There’s an argument for this, which essentially boils down to “you have to choose your build and stick with it,” but again, for raiders that need to swap constantly, it’s a nightmare and just requires farming gold to pay for one aspect of raiding. That’s not even counting all of the other reagents and items needed.
Ah, this old chestnut.
I get what Blizzard was going for with the whole weapon skill concept. It was from an older RPG mentality, like something out of Ultima Online or by proxy, D&D. Your player character, if they wanted to use a new weapon type, needed to actually practice with that type if they wanted to be proficient in it. It’s a design that carries over to a lot of other modern RPGs too, like The Elder Scrolls.
It makes sense, right? Well, what actually ended up happening is that you’d get a cool new piece of gear that would mix up your loadout, but your proficiency with it would be so low that you couldn’t actually use it. Instead, you’d have to go back to older zones and grind out your weapon skill so it was high enough, then go back and level. If you swapped weapons again and needed to level it further, the process repeats.
Even newer games like the original Destiny initially have remnants of this idea (until it was patched), and it can be a rewarding means of working your way up to a new playstyle, but in this case it just felt like an artificial grind. All of it was eliminated in the Cataclysm expansion six years after the launch of Vanilla.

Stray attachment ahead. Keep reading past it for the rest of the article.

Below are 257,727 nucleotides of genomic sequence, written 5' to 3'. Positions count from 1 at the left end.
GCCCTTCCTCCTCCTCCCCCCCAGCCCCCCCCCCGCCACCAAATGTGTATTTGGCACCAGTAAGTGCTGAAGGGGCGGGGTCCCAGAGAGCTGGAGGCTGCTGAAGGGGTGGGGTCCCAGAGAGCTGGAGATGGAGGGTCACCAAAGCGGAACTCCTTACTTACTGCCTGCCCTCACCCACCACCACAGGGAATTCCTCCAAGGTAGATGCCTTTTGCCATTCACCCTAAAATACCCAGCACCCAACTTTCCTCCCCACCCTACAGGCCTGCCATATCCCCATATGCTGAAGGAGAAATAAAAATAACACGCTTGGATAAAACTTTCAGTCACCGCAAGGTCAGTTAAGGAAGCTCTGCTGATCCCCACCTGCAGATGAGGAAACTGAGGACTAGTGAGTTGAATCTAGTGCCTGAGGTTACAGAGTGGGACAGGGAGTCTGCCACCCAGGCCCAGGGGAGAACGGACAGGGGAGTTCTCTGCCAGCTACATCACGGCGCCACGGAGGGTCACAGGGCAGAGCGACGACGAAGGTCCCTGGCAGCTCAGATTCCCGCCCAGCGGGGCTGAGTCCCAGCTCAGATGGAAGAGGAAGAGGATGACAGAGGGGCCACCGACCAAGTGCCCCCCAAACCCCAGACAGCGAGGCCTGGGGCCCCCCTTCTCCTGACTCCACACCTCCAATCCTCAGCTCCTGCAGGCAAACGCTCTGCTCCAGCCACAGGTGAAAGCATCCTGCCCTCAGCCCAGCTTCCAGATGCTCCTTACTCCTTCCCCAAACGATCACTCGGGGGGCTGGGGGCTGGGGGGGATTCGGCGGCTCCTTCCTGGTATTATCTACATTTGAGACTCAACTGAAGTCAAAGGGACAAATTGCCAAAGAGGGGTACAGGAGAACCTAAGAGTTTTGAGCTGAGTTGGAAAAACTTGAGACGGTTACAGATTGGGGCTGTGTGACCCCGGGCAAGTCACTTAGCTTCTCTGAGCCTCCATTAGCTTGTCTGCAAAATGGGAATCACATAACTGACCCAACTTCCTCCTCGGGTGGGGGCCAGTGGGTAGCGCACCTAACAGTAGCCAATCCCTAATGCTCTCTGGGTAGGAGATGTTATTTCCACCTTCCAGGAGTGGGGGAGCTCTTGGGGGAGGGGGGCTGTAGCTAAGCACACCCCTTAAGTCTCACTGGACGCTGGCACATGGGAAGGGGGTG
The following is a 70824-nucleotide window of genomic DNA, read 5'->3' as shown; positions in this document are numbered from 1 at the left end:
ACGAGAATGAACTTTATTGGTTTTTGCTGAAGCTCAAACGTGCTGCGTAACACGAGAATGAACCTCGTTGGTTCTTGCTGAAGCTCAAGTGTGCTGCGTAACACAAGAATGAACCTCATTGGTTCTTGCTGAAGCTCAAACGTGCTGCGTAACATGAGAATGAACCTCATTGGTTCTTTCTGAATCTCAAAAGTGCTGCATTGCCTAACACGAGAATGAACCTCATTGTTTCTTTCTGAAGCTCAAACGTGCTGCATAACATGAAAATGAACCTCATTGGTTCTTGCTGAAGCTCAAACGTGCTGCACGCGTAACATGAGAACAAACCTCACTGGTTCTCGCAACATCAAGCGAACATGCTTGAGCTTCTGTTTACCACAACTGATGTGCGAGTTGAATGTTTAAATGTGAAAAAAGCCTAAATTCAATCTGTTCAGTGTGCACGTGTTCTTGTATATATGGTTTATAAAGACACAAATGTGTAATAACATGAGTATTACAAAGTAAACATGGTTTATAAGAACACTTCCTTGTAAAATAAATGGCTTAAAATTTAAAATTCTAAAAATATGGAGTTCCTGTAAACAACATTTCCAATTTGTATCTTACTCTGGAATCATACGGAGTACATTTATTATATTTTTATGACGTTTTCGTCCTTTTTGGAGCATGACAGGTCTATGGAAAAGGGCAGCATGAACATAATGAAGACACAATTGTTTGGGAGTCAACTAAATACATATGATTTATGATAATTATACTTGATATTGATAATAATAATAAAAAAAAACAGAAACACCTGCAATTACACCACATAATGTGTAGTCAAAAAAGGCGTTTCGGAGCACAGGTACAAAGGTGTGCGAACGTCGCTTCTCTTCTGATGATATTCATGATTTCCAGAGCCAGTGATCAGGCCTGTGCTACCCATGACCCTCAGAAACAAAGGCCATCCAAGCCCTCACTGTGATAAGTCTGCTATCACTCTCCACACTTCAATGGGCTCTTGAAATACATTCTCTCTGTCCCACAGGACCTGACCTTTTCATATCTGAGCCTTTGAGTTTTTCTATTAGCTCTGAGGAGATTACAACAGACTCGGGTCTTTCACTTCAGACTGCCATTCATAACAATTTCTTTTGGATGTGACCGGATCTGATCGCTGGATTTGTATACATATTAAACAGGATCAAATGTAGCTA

As you can probably tell, I opted to not include “lack of LFG (looking for group).” Blizzard’s own Jeff Kaplan summed it up best recently at BlizzCon — having to actually talk to people to form groups bonds the community together. Rather than queuing in with strangers you’ll forget five seconds after clearing something, you’ll need to meet people, potentially join their guild, and quest together to even attune yourself to high-end content. I recall having to fight into dungeons with a group before spending an hour or more conquering them.
Dungeons will require more effort than just pulling groups of mobs and AOE-ing them (area-of-effect spells) to death. Things like crowd control and other lost arts of World of Warcraft will see a return, which will be a nice option compared to the way dungeons have been since the Wrath of the Lich King expansion.
As long as people come in droves, World of Warcraft: Classic will benefit from an overwhelming sense of community. You’ll start to see people choose “hometowns” like Stormwind instead of players randomly jumping around wherever they want like the current edition. Forming bonds in literal day-long PVP matches in Alterac Valley was an insane experience no other game could offer.
If Classic even comes out, that is. We don’t have a release date right now or detailed plans as to how Blizzard is going to handle it. But for now, we can look back at what made Vanilla WoW so frustratingly great.